My name is Brian and I had an accident in 2014 that changed my life. I was a university student when it happened. Find part one of my story here. Most of my memories from five years ago are blurry and misplaced. Everything feels like a sketchy puzzle with missing parts; unsolvable. What I remember vividly, however, is that Friday morning. It was supposed to be a good day, it had all the indications that it would be. I was a commuting student so as was my routine, I left home for campus that day not knowing that this was going to be the last day I would ever run, dance or simply just have a walk.
At the time, I was a third-year student at the Jomo Kenyatta University Nakuru Town campus. It was, and I suspect still is, a fairly boring place to be. I should have been elsewhere in an interesting and stimulating environment pursuing something related to literature and the arts, but there I was. Doing math and failing. Despite its dullness, my campus was home to a certain fine girl in the BBIT class. I was mostly awkward around her, I would sweat and embarrass myself whenever she looked in my general direction. But this I believed, was a testament that I truly liked her.
Surprisingly, I was extra smooth with her that day. I was leaning on the wall outside the lecture hall, she was standing a few centimetres from me; just close enough for me to be lured by her beautiful scent. I was ecstatic. I reminisced about her that night, how she smiled and giggled at my rehearsed jokes. It was a good thought to sleep on, so I did. My premature sleep was interrupted by the buzzing of my Tecno phone. The caller was “Njugush”.
Njuguna was a buddy of mine. He was a soft-spoken and gentle guy who was quite popular in our village. His popularity coming from his line of work; he was the only barber in the village. Everyone liked him and I was no exception. So Njuguna tells me he has plans for the weekend and I should make my way to the shopping centre. It was past 10 pm at night but I did what any excitable university student does, I followed the party.
That night we indulged in drinking and clubbing. It was actually the first time I had experienced club hopping; This was the life and I was above the moon with excitement. I am not one to brag but that night I danced with the prettiest girls in the club without even having to try. The night was that good, It was also the calm before the storm. Tragedy struck as we went back home.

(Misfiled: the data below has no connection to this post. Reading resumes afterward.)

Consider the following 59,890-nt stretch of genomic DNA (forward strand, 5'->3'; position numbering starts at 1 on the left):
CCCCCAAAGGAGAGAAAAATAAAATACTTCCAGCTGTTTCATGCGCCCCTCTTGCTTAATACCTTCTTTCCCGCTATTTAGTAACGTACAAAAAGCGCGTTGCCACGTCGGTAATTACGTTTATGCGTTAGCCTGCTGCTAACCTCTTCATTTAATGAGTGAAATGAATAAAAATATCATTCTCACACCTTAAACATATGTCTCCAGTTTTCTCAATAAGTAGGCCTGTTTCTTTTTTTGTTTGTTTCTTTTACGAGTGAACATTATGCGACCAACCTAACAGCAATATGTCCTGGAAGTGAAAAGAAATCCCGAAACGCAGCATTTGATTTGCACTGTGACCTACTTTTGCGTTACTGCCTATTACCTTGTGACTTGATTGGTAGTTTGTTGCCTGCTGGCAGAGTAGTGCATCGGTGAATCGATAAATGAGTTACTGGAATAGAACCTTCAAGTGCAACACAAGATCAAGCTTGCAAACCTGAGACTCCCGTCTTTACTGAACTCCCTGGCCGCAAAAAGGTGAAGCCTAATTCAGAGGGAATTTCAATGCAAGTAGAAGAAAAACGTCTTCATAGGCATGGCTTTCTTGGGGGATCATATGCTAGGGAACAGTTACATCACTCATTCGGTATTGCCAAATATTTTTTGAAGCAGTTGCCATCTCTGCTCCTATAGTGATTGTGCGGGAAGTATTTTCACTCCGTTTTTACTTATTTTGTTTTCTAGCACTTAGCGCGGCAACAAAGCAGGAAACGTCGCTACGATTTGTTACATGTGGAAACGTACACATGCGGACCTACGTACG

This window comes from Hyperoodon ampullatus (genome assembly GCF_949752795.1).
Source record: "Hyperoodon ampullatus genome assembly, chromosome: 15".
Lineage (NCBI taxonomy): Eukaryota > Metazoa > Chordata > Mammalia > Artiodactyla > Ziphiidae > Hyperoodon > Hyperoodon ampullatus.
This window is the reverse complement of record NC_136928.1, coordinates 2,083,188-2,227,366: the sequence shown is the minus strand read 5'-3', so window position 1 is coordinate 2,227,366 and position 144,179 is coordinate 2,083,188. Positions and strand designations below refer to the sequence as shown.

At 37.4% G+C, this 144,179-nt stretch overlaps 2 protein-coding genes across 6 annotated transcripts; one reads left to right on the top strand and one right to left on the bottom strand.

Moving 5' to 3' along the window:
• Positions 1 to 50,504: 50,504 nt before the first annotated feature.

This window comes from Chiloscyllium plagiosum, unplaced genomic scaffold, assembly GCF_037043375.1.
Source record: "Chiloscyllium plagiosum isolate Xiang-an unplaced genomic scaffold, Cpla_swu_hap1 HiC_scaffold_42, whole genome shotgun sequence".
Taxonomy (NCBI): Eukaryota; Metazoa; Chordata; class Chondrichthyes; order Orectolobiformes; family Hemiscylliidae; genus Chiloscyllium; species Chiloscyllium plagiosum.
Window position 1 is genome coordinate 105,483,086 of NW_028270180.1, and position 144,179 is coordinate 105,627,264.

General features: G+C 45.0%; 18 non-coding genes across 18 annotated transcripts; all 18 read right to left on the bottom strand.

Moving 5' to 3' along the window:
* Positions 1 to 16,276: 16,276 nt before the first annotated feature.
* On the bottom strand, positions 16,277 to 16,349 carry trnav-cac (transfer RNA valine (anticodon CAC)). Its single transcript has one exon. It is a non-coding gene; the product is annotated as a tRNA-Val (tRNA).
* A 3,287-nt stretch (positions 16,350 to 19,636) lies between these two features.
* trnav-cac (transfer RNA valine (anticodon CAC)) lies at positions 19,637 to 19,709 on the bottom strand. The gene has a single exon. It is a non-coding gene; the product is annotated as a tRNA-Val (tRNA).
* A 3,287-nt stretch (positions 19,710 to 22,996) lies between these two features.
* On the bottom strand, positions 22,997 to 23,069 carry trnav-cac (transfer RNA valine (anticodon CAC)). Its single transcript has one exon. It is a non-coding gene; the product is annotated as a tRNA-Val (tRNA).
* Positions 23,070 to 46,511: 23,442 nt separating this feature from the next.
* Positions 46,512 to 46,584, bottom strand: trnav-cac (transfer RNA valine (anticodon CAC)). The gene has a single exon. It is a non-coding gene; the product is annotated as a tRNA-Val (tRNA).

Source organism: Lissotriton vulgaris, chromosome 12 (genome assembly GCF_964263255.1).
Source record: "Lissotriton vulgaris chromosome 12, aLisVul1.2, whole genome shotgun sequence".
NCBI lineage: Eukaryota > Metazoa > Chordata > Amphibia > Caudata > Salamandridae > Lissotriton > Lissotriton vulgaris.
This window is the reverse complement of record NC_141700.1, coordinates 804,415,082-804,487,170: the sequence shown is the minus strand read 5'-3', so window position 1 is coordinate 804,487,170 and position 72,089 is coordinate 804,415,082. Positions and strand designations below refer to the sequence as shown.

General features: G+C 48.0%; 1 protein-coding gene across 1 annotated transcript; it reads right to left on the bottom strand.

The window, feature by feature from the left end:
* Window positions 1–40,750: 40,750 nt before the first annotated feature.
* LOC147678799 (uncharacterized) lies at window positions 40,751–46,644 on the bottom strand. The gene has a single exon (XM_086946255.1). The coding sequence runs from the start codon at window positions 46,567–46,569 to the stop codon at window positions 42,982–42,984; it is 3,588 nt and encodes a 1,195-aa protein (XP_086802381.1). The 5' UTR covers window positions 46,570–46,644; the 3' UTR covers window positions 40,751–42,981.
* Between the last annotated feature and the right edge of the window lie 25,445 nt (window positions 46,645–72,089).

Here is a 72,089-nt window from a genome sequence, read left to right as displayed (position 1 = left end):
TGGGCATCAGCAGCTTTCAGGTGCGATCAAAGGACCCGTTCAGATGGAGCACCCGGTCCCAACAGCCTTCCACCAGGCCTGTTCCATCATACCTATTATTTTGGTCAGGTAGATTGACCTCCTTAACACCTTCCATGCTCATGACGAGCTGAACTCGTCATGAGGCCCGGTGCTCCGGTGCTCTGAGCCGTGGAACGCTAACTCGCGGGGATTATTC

I was in a car with four other people including Njuguna. The car belonged to Njuguna’s friend. A few kilometres from home, we were on a climbing lane and a trailer overtaking from the other side of the road hit us. I wasn’t scared at the time when we saw the trailer because I thought the trailer would swerve or we would be able to swerve. We have had close calls before so I didn’t take it seriously. Its when I saw the trailer lights come directly in front of us that I started to panic. Three of the guys in the car including Njugush died. The guys who died, died in a lot of pain because from the little I remember before I blacked out they were crying. I wasn’t in pain at the time, even when being transported to the hospital. The pain, the excruciating pain came later. I sustained a severe injury to my spine and that became the end of Brian and the beginning of “Brian wa Wheelchair”.
I might have survived but there was no life left in me. I was angry at myself and partly at Njugush for making that call. I struggled to come to terms with the ramifications of my own decisions. I was in denial and it was easier to blame my misfortunes on someone else. In the beginning, I didn’t feel lucky to be a survivor, it felt like an unwanted burden which was only delaying my inevitable end. I was blinded by my own ignorance. An ignorance that could only be rectified by acceptance.